an:02138539
Zbl 1065.68001
Zomorodian, Afra J.
Topology for computing
EN
Cambridge Monographs on Applied and Computational Mathematics 16. Cambridge: Cambridge University Press (ISBN 0-521-83666-2/hbk). xiii, 243~p. (2005).
00405491
2005
b
68-02 55-04 57-04 68U05 68U10
Morse-Smale complex; homology; filtration; persistence; linking number; algebraic topology; Morse-Smale decomposition of manifolds
A number of current problems in computation require that one be able to get the topology right. Thus in showing a geometric figure it is important to display it (and indeed model it) with the correct number of holes. Likewise in structural biology it can be important to compute linking numbers of molecular structures, thus models of the molecule should be accurate enough to yield the correct value. Algebraic topology provides a natural framework for problems of this kind. However if one is interested in computing actual numbers for such things the normal methods of algebraic topology do not provide computationally effective algorithms. The aim of this book is threefold. Firstly to introduce the basic concepts of topology, specifically homology and Morse-Smale decomposition of manifolds. Secondly to show computationally effective means for calculating certain topological invariants. Lastly to give examples with timings and statistics to justify the claim that the methods are effective.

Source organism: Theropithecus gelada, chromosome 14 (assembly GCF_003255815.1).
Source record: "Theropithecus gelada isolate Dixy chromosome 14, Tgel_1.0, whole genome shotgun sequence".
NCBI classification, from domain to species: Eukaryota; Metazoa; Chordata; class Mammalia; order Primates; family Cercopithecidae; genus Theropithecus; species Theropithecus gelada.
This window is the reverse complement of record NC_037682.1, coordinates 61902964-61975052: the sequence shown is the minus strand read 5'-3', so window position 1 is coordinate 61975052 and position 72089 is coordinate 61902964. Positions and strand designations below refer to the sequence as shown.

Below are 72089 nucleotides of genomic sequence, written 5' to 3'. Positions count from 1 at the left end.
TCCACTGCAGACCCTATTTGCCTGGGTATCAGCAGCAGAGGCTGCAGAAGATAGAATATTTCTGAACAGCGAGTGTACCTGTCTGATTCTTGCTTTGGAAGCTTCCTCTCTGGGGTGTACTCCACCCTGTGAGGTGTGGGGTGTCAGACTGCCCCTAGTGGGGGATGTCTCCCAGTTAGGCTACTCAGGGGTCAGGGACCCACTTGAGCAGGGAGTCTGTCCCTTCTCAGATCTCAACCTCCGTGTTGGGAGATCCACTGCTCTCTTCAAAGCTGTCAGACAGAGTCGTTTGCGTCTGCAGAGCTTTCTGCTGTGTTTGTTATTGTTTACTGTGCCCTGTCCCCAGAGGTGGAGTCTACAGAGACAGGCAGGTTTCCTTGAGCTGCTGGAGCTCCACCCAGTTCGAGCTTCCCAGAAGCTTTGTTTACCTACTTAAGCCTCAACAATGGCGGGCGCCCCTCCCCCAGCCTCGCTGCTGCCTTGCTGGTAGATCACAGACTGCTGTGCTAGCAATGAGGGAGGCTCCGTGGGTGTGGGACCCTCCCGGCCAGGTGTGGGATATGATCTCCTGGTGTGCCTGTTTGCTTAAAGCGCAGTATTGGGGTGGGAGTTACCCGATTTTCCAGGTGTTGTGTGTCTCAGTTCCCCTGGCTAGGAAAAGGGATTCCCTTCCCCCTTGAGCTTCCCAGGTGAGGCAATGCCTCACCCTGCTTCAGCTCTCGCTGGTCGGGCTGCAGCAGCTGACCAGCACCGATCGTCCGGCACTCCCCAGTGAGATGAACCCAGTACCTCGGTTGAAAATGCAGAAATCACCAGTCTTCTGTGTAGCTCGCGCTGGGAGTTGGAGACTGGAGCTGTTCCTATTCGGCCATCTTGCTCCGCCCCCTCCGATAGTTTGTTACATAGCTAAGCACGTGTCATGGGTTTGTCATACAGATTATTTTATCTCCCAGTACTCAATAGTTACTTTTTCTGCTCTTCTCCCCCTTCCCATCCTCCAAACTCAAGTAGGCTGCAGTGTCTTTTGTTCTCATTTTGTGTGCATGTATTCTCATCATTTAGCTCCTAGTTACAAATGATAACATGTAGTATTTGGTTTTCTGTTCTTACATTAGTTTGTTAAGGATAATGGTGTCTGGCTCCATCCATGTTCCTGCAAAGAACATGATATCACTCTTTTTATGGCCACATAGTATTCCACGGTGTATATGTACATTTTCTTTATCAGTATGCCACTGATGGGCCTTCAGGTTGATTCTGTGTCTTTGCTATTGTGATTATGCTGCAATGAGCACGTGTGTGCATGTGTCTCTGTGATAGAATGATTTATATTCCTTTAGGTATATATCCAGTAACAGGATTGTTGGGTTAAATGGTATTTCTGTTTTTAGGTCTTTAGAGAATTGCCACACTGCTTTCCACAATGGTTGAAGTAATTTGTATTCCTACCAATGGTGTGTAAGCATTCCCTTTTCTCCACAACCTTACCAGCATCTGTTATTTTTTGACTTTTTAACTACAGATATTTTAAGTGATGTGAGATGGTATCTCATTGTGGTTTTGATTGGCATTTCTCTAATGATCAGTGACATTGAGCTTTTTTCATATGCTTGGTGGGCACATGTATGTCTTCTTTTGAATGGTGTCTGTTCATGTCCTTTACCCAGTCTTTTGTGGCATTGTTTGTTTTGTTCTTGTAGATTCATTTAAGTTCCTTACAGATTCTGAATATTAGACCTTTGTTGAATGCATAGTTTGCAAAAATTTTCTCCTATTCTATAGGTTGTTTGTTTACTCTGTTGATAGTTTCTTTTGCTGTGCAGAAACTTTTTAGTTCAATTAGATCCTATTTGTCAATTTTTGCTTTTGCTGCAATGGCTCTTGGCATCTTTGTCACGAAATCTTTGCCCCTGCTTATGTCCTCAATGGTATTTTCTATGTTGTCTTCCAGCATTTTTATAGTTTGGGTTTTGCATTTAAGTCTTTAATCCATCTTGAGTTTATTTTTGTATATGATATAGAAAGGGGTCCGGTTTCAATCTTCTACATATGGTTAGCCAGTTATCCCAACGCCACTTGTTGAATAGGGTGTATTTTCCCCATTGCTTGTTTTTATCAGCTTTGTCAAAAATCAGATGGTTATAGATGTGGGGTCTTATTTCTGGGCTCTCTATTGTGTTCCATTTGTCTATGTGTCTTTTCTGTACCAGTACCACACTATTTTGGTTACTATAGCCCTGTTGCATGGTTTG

In part one of the book the review of homology and Morse-Smale theory covers the basic ideas. For homology the exposition concentrates on the case of coefficients in a field, although the more general case is covered. For Morse-Smale theory the concentration is on surfaces, in this case because the algorithms presented do not easily generalize to higher dimensions. A central notion of computation of topological invariants is persistence. To describe the idea suppose that one has a filtration on a complex then a cycle may appear at one level and (perhaps) disappear at a subsequent one. Cycles that survive for many levels of the filtration are persistent. From the point of view of computing homology it would be nice if one could find a filtration in which the only persistent cycles were the ones that live for ever. Persistence thus forms the basis for the algorithms described in the book. In part two the algorithms for computing homology are defined. Algorithms for reordering a filtration so that the computation becomes faster, essentially by identifying the simplexes that introduce each cycle and also those that eliminate them, are described. Part two also describes how one can construct a Morse-Smale decomposition of a surface starting from a triangulation of the surface. In the last part the author presents some comments on the implementation of the algorithms. The experiments show that performance is in practice much better than worst-case analysis would suggest.
Jonathan Hodgson (Philadelphia)